Summit County’s Mountain Mentors looks to meet demand for volunteers |

Summit County’s Mountain Mentors looks to meet demand for volunteers

Summit County resident and Mountain Mentor Gail Shears with mentee Julissa, a student at Silverthorne Elementary School. Shears was a first-time mentor looking to give back to the community and make an impact with a young person, and the two have been matched for several years.
Courtesy of Mountain Mentors |

January is National Mentoring Month and Mountain Mentors is asking that members of the community consider stepping up and volunteering in the capacity to help guide some of Summit County’s youth.

The 29-year-old organization, part of the Summit County Government’s Youth and Family Services, currently supports 40 matches between mentees ranging in age from 8 to 16 and local adults offering their time. That’s a healthy total, but still leaves 65 students who have requested a mentor and are on the waiting list for lack of a sufficient number of available advisors.

“The scientific evidence shows to have that true impact, the relationship has to last a year in that young person’s life,” said Shawna Lane, program supervisor. “So we ask for a one-year commitment, and that can be one of the biggest barriers for Summit County residents because so many who inquire work seasonal jobs and are not sure if they’ll still be living in the county six or nine months down the road.”

She also noted some potential mentors come in a bit intimidated, assuming the responsibilities will be overwhelming and require a significant background in providing leadership to young people, or expect it be more of a serious role. In fact, she said, it’s usually the exact opposite.

“I just try to reinforce that you don’t have to have a ton of experience, and that the staff is here to support you,” said Lane. “It’s often connecting with young culture in a new way, really fun and quite enjoyable.”

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Mountain Mentors accepts candidates from all walks of life, from college students to individuals who are retired and already graduated from their professional lives. The only requirements are that he or she be individuals older than 21, go through an interview process that includes four references, have a clean driving record, and passing a CBI and FBI background check. Candidates will also be available eight hours a month.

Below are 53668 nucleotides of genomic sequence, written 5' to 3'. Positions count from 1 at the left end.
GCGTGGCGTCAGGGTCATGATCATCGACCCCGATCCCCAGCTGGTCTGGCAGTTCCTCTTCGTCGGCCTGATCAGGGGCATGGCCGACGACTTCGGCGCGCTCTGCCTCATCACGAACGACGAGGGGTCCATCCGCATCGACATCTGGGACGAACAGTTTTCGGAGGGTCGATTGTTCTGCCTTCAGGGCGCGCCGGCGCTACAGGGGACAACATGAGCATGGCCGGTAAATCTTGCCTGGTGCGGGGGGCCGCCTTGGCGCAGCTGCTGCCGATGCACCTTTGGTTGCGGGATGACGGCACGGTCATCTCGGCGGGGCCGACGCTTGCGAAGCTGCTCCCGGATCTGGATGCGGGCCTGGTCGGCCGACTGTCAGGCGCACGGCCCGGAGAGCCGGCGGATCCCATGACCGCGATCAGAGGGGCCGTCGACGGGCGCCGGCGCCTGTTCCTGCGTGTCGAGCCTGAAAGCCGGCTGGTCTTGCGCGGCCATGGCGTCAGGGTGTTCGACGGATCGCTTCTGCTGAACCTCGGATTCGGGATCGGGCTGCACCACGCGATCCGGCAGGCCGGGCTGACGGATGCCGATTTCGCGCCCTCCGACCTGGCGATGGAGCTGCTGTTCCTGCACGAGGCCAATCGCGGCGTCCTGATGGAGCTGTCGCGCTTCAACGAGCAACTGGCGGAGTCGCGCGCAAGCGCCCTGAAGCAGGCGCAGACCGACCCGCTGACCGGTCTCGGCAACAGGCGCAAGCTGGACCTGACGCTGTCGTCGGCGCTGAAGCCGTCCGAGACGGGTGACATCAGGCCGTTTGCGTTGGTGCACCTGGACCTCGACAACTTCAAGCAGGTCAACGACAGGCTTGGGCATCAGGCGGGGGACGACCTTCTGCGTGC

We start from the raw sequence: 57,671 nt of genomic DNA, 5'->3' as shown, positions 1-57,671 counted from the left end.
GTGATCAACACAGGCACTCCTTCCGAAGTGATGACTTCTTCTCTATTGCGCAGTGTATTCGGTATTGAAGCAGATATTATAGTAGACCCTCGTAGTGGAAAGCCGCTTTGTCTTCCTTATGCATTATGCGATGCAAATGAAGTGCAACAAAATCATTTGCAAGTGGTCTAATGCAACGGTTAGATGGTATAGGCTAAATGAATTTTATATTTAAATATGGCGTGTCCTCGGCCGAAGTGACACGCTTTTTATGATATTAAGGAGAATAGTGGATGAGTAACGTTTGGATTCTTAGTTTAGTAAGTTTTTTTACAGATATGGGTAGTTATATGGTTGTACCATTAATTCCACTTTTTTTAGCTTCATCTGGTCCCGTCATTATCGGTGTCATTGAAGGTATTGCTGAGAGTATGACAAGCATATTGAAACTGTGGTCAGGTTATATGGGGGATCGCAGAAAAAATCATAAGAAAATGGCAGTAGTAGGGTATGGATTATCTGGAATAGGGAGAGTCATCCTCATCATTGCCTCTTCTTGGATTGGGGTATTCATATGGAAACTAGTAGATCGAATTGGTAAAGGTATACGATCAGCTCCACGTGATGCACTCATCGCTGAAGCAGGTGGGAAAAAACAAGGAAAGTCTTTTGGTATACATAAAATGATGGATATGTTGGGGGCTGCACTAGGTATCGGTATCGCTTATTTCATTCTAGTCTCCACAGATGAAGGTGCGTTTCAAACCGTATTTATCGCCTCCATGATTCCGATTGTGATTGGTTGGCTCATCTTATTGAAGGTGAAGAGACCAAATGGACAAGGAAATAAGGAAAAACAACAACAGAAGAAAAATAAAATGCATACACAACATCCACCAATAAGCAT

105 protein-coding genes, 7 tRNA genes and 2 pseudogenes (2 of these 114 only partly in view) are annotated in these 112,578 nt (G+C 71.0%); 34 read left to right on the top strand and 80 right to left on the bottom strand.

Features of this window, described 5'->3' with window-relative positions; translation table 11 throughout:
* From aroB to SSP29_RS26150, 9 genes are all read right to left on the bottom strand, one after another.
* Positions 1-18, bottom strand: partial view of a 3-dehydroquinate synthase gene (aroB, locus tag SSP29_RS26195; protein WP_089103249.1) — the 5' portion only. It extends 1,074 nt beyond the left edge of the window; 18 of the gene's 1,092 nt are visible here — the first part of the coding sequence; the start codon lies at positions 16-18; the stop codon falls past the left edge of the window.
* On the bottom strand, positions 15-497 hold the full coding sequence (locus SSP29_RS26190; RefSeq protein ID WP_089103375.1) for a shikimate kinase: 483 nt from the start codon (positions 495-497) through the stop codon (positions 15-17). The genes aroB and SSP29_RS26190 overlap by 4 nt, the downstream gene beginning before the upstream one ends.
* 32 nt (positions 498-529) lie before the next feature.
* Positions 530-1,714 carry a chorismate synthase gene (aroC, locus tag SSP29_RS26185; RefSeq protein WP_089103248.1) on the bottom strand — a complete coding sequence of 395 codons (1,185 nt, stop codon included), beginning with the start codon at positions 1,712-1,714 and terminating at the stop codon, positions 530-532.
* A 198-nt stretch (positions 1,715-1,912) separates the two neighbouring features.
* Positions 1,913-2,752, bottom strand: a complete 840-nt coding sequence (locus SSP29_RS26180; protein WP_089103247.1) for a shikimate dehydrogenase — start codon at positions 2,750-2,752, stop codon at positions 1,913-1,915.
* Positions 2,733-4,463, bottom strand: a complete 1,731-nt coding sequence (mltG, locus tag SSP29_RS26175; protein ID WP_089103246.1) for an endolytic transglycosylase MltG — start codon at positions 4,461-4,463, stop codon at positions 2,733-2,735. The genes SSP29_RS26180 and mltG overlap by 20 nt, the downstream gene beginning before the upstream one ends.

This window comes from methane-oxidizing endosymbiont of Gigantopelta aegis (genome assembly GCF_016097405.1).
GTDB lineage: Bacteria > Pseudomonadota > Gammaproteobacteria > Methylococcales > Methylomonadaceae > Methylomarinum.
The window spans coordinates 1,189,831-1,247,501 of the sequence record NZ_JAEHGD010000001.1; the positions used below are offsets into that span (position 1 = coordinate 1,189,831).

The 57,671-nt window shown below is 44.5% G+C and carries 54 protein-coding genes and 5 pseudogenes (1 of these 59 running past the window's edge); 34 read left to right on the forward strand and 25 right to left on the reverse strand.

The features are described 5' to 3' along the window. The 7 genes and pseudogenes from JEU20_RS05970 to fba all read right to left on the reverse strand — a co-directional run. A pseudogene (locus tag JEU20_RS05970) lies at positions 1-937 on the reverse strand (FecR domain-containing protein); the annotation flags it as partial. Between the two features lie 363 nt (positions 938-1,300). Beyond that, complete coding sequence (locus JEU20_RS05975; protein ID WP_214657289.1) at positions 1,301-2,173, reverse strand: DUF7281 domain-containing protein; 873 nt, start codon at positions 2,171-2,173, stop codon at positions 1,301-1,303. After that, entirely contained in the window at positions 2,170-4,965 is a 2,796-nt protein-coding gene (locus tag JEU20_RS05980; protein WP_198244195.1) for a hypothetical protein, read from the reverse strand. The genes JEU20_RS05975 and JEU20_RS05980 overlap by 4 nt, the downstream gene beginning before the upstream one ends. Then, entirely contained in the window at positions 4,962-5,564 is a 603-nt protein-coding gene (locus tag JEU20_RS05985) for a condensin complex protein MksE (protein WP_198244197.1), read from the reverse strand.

There are few restrictions as for who can enroll as a mentee as well. People routinely believe students must come from a certain financial background or have behavioral issues, but in fact, there are no income limitations, nor specific behavioral constraints. The student simply has to request and want a mentor.

“We find that’s really important,” said Lane, “because if a young person doesn’t want a mentor, that’s difficult for everyone involved.”

“Dozens of caring adults in Summit County volunteer as mentors every year, and we’re so grateful for their participation,” County Commissioner Dan Gibbs said in a news release. “Having a mentor truly empowers young people to make smart choices that put them on a path to making healthy life decisions.”

A 2014 report commissioned by the National Mentoring Partnership titled “The Mentoring Effect” cited myriad benefits to the mentor-mentee relationship. It found that young people with a mentor who had been at risk for not completing high school were 55 percent more likely to enroll in college than those who did not have one. Those individuals with a mentor were also 81 percent more likely to report participating regularly in sports or extracurricular activities and twice as likely to say they held a leadership position in a club or a sports team, and 78 percent more likely to volunteer regularly in their communities.

Stats aside, Lane plainly points to protégés exhibiting positive behavior, and avoiding the negative. Mentors lend a support system different than a parent or teacher and are not necessarily an authority figure.

“It’s just another focused person simply investing in that relationship with a young person,” she explained. “It’s a listening ear, another caring, supporting adult in their lives, which improves self-confidence, and their goals for the future seem to be bigger and more creative. It’s pretty cool to watch.”

Though it is not affiliated with Big Brothers Big Sisters, Mountain Mentors is based on the same programming as the nonprofit organization, necessitating that volunteers be from within the community, and mentees be enrolled in the local school system. The mission is one in the same as well: To help individuals lead healthy and positive lifestyles.

Funding for the agency comes mostly from state-level grants, about 90 percent, so it essentially functions as a nonprofit, with the other 10 coming from Summit County Government. The Summit Foundation also recently kicked $46,000 to Mountain Mentors during its fall grant cycle, to help with paying its four staff members’ salaries.

All other money goes toward events in which mentors and mentees can participate, or for individual activities for these pairs. From a separate donations account, students can also spend a $200 allotment considered an annual scholarship on extracurricular costs such as paying for a sport or club at their school.

In an ideal world, Mountain Mentors would gain the 65 mentors it needs to reach fully meeting the need on its waiting list in this January mentor drive, but is more realistic in its aspirations and would be ecstatic to match between 10 and 15 new mentee-mentor pairs.

To learn more about becoming a Mountain Mentor, or to refer a prospective mentee to the program, contact Shawna Lane at or (970) 668-9182. More information is also available on the program’s website:, or by liking Mountain Mentors Colorado on Facebook.

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